Relationships, Self Image And Social Life Greatly Improve With Hearing Loss Treatment


Of the American population affected by hearing loss, more than 19 million are ages 45 and up — but three out of five older Americans (65-plus) and six out of seven middle-aged Americans with hearing loss do not use hearing aids, creating a gap in communication and social activities that affects many individuals at a deeper level than their loved ones may understand. Many with hearing loss choose not to engage in social activities because the stigma associated with it is embarrassing or they need help reconciling the fact that they have a hearing loss.

Individuals who cannot understand or hear what others are saying sometimes choose to avoid social situations entirely, rather than ask others to repeat themselves or nod as if they follow the conversation. Avoiding social outings with friends and family begins the process of social isolation that contributes to loneliness and depression.

Over the past 15 years, research on the subject has become prominent. Dr. Frank Lin, an assistant professor and researcher for Johns Hopkins University, examined data spanning from 1999 to 2006 to determine a cross-sectional association between social isolation and hearing loss. Results showed that social isolation and hearing loss were found to be especially significant in women ages 60 to 69, when cognitive impairment occurred faster by an estimated three years.

Another survey of 2,300 adults 50 and older, performed by the National Council on Aging (NCOA), found that those with untreated hearing loss were more likely to report depression, anxiety and paranoia, and were less likely to participate in organized social activities compared to those who wear hearing aids. Seniors who did not wear hearing aids reported feelings of sadness or depression that lasted two or more weeks in the previous years, and the perception that other people got angry with them for no reason — an indicator of paranoia — increased. Among those with severe hearing loss, the difference was even greater.

This survey, much like Dr. Lin’s research, also examined social behavior and found that people who don’t use hearing aids were much less likely to participate in social activities. Some effects of hearing loss on the quality of social life are more obvious than others. Understanding trivial elements of conversation becomes more difficult. Individuals focus more energy on what a person is saying, and on watching the speaker’s face and body language for cues; so much energy is spent focusing on what is being said, and less energy can be spent thinking of a reply. Those with hearing loss usually sit closer to the speaker in order to hear key elements. Communicating with friends and loved ones becomes an exhausting, frustrating exercise, and avoiding them altogether seems a better option for some.

Another significant component of the NCOA study was that 2,090 close family members or friends of the hearing impaired were asked a parallel set of questions, both before treatment and after treatment. Benefits of treatment with hearing aids were significant, offering improvements in many areas of life:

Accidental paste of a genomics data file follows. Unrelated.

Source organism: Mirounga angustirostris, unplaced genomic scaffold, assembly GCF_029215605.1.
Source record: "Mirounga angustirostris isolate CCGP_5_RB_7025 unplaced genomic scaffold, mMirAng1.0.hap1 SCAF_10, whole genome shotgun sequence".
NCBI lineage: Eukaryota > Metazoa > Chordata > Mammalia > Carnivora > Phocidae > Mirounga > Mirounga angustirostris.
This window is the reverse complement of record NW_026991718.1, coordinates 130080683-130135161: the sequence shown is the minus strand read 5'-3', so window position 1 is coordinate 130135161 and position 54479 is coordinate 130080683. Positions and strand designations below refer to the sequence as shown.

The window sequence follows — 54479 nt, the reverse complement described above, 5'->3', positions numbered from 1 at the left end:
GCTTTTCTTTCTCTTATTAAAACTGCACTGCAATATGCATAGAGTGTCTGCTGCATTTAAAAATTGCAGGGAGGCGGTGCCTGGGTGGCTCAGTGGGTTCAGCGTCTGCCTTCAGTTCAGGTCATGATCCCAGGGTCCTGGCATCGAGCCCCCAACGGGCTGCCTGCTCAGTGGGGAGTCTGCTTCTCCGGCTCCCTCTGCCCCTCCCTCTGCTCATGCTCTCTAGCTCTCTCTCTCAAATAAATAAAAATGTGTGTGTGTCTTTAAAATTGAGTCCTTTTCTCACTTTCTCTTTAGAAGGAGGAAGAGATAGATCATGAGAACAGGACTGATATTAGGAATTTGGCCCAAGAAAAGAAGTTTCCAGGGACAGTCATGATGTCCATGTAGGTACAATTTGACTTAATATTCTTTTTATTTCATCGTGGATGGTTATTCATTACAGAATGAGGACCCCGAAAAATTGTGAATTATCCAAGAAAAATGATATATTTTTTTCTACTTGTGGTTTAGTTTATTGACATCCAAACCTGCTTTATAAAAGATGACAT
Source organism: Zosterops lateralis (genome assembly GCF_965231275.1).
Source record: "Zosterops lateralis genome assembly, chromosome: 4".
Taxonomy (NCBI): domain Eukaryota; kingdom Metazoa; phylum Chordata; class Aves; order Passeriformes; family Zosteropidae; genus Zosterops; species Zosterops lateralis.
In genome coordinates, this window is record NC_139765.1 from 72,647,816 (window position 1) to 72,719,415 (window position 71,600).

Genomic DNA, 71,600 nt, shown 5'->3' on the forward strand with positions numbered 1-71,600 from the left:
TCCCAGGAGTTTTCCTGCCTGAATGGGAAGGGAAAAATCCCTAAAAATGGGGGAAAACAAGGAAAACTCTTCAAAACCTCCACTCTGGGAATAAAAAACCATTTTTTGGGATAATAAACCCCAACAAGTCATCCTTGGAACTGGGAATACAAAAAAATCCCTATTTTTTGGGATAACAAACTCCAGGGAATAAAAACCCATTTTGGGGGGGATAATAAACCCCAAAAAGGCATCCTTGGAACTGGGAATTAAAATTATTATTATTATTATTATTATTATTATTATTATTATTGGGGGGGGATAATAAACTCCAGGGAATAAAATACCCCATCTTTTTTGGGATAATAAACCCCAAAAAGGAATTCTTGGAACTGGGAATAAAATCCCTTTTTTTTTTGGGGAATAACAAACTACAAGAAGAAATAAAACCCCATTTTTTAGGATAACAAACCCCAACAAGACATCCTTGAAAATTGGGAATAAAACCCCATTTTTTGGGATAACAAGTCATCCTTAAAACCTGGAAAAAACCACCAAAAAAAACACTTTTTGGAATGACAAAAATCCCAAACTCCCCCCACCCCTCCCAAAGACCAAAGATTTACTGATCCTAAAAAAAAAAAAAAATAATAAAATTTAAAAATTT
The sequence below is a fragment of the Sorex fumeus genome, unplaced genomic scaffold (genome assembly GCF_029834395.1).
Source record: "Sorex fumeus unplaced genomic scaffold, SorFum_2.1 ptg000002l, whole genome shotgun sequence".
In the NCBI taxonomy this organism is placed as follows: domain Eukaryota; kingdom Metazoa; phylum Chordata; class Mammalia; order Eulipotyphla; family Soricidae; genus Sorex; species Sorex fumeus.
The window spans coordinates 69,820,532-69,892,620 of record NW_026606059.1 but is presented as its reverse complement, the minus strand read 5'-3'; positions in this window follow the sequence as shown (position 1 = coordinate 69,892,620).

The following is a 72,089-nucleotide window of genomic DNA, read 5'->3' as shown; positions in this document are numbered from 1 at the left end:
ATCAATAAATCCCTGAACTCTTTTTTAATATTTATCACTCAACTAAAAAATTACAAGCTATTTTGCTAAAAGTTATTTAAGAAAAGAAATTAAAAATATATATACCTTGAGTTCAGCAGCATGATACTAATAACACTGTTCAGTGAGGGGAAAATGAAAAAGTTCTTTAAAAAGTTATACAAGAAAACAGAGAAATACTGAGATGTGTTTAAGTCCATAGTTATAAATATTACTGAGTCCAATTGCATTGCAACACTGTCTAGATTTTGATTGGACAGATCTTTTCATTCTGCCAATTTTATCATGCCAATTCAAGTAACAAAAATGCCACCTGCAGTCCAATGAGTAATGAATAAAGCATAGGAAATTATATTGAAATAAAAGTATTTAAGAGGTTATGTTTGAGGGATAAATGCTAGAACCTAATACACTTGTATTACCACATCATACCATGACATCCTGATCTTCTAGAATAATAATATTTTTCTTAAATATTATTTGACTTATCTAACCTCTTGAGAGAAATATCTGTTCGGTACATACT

• • Relations at home improved by 56 percent according to the user, 66 percent according to family and friends.
  • • Self-image improved by 50 percent according to the user, 60 percent according to family and friends.
  • • Life overall improved by 48 percent according to the user, 62 percent according to family and friends.
  • • Relations with children and grandchildren improved by 40 percent according to the user, 52 percent according to family and friends.
  • • Mental health improved by 36 percent according to the user, 39 percent according to family and friends.
  • • Self-confidence improved by 39 percent according to the user, 46 percent according to family and friends.
  • • Sense of safety improved by 34 percent according to the user, 37 percent according to family and friends.
  • • Social life improved by 34 percent according to the user, 41 percent according to family and friends.
  • • Relations at work improved by 26 percent according to the user, 43 percent according to family and friends.

Despite these results, refusal to wear hearing aids remains the primary obstacle to a better life through better hearing. Among the reasons stated for refusal were cost, the feeling that respondents’ hearing was not bad enough to need a hearing device, and that they could “get along” fine without them. One in five stated, “It would make me feel old” or “I’m too embarrassed to wear one.”

Statistics show that almost two-thirds of men with hearing loss began to lose their hearing before age 44, meaning that many of the more than 19 million middle-aged or older adults with hearing loss are likely to face far worse hearing in later years than they had when they were younger.

Once hearing aids are fit, and the brain rewires itself to adjust to the sounds that have been missing, the only reason to turn back is social stigma. Through continuing community education, and specialized treatment, better hearing can help to eliminate social isolation. Despite misconceptions and the realities of wearing hearing aids, treatment of hearing loss has many benefits, in addition to improving the quality of our social life and overall mental health.


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